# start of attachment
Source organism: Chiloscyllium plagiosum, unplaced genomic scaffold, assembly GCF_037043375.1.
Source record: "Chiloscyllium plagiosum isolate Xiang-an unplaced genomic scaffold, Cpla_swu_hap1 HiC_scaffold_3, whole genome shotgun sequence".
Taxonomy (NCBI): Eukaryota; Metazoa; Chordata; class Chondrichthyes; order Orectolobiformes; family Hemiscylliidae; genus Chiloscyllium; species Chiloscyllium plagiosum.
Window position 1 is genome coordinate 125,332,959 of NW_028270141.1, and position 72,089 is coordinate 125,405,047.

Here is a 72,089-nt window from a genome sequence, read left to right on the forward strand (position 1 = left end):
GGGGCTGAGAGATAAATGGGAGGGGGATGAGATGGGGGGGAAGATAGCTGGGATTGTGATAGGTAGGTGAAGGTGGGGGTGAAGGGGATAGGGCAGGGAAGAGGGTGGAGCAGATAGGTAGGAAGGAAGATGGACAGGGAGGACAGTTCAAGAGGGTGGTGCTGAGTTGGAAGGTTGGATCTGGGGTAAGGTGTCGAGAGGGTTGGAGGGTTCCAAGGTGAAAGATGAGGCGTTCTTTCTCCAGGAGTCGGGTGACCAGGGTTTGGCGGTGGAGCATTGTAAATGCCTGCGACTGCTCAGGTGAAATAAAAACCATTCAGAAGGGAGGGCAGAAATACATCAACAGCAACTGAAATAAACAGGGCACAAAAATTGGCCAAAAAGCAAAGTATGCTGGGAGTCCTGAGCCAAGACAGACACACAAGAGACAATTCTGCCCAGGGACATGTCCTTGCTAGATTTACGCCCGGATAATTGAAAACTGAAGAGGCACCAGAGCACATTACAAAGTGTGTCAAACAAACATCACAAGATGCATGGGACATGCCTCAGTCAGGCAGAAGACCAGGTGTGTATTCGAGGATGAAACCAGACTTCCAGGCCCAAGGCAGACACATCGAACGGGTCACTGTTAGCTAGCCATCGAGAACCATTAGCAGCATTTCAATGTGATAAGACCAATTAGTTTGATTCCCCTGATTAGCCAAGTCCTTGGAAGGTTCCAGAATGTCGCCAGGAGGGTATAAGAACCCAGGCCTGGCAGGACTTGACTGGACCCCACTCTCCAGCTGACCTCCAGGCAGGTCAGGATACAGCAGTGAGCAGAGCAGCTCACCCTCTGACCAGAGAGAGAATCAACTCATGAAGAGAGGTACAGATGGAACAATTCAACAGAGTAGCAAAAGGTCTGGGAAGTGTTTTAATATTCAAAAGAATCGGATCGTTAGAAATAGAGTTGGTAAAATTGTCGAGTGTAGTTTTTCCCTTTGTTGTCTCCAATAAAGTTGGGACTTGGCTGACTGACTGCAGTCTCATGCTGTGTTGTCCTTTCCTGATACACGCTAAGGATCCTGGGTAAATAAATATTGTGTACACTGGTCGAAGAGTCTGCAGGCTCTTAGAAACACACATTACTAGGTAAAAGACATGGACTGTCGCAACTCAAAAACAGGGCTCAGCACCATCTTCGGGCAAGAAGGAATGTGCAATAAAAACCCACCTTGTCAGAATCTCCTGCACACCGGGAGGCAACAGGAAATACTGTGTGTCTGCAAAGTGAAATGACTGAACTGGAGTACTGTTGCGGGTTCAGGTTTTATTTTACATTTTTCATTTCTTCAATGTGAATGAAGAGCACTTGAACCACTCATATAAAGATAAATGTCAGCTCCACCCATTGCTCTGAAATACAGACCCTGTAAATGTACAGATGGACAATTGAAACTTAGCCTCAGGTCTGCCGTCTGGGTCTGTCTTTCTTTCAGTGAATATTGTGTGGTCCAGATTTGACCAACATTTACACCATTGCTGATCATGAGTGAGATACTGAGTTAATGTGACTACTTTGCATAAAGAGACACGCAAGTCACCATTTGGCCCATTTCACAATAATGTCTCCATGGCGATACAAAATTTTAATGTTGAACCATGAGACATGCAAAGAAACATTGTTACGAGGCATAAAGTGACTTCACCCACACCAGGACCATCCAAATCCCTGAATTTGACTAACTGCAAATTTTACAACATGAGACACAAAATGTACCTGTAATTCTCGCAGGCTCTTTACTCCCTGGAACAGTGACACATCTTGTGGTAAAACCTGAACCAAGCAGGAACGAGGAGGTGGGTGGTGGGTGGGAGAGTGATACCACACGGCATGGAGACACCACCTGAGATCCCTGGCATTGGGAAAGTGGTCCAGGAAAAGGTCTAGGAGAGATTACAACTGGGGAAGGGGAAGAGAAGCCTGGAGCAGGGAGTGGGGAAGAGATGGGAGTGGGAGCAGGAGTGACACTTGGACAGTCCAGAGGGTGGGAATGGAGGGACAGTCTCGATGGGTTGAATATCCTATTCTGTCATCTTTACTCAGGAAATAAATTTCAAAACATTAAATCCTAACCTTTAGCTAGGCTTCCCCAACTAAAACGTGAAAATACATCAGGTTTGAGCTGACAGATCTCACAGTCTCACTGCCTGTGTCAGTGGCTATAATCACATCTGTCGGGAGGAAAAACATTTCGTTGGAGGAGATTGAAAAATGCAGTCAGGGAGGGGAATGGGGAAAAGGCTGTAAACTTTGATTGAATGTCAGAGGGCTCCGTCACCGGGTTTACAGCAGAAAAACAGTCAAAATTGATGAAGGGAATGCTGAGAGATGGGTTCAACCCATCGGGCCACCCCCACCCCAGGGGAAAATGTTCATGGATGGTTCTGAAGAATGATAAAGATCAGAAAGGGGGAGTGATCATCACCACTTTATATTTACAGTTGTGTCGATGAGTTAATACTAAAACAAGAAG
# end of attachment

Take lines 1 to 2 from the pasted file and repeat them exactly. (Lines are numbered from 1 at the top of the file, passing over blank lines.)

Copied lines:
Source organism: Chiloscyllium plagiosum, unplaced genomic scaffold, assembly GCF_037043375.1.
Source record: "Chiloscyllium plagiosum isolate Xiang-an unplaced genomic scaffold, Cpla_swu_hap1 HiC_scaffold_3, whole genome shotgun sequence".